This paper presents an overview of the shared task on multilingual coreference resolution associated with the CRAC 2022 workshop. Shared task participants were supposed to develop trainable systems capable of identifying mentions and clustering them according to identity coreference. The public edition of CorefUD 1.0, which contains 13 datasets for 10 languages, was used as the source of training and evaluation data. The CoNLL score used in previous coreference-oriented shared tasks was used as the main evaluation metric. There were 8 coreference prediction systems submitted by 5 participating teams; in addition, there was a competitive Transformer-based baseline system provided by the organizers at the beginning of the shared task. The winner system outperformed the baseline by 12 percentage points (in terms of the CoNLL scores averaged across all datasets for individual languages).
The SIGMORPHON 2022 shared task on morpheme segmentation challenged systems to decompose a word into a sequence of morphemes and covered most types of morphology: compounds, derivations, and inflections. Subtask 1, word-level morpheme segmentation, covered 5 million words in 9 languages (Czech, English, Spanish, Hungarian, French, Italian, Russian, Latin, Mongolian) and received 13 system submissions from 7 teams and the best system averaged 97.29% F1 score across all languages, ranging English (93.84%) to Latin (99.38%). Subtask 2, sentence-level morpheme segmentation, covered 18,735 sentences in 3 languages (Czech, English, Mongolian), received 10 system submissions from 3 teams, and the best systems outperformed all three state-of-the-art subword tokenization methods (BPE, ULM, Morfessor2) by 30.71% absolute. To facilitate error analysis and support any type of future studies, we released all system predictions, the evaluation script, and all gold standard datasets.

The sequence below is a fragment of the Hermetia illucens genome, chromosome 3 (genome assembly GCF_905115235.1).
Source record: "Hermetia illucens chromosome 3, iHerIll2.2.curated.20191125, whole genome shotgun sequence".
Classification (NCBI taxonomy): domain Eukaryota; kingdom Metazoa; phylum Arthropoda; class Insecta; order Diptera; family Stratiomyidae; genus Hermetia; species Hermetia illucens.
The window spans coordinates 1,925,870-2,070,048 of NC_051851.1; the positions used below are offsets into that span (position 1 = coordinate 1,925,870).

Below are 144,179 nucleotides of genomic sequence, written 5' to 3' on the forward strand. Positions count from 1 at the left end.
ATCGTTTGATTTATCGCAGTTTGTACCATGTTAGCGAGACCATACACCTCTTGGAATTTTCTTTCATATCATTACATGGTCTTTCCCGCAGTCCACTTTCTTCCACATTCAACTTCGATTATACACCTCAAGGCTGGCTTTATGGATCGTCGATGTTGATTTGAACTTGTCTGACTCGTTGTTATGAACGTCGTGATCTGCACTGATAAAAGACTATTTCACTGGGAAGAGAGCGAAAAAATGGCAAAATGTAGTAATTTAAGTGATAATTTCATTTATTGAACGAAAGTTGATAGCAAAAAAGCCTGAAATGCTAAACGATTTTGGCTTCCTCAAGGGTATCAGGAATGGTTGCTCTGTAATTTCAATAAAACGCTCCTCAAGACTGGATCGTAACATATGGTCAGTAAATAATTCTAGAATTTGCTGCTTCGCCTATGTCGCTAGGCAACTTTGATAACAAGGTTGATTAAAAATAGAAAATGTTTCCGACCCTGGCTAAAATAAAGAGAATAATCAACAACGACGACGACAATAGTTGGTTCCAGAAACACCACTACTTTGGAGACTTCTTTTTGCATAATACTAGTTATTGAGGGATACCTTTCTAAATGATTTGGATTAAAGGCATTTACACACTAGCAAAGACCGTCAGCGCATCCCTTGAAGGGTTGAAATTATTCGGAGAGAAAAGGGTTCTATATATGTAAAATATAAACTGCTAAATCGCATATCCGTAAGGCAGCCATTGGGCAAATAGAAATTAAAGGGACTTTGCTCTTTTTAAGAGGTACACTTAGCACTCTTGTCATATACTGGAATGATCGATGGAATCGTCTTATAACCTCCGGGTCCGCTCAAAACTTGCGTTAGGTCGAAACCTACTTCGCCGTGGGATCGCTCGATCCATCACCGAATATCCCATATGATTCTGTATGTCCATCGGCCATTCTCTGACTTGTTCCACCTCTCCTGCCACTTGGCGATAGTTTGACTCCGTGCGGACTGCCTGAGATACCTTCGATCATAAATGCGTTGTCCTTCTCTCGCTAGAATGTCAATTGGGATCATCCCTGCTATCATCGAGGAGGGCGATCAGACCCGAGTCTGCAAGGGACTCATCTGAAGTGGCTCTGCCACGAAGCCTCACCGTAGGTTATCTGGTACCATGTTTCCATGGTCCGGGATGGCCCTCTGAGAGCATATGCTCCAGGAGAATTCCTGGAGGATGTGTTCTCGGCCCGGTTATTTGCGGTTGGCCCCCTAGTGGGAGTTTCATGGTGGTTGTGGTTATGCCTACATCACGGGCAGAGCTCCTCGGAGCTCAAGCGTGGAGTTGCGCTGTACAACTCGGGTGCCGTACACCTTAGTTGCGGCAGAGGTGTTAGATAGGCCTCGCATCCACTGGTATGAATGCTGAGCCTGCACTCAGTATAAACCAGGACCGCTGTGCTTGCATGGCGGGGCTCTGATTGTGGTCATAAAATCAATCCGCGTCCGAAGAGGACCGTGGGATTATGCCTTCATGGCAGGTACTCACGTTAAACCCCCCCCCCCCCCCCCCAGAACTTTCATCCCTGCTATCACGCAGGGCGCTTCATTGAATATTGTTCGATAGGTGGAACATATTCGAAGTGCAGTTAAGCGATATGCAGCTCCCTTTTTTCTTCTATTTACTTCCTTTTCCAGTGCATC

We focus on the task of unsupervised lemmatization, i.e. grouping together inflected forms of one word under one label (a lemma) without the use of annotated training data. We propose to perform agglomerative clustering of word forms with a novel distance measure. Our distance measure is based on the observation that inflections of the same word tend to be similar both string-wise and in meaning. We therefore combine word embedding cosine similarity, serving as a proxy to the meaning similarity, with Jaro-Winkler edit distance. Our experiments on 23 languages show our approach to be promising, surpassing the baseline on 23 of the 28 evaluation datasets.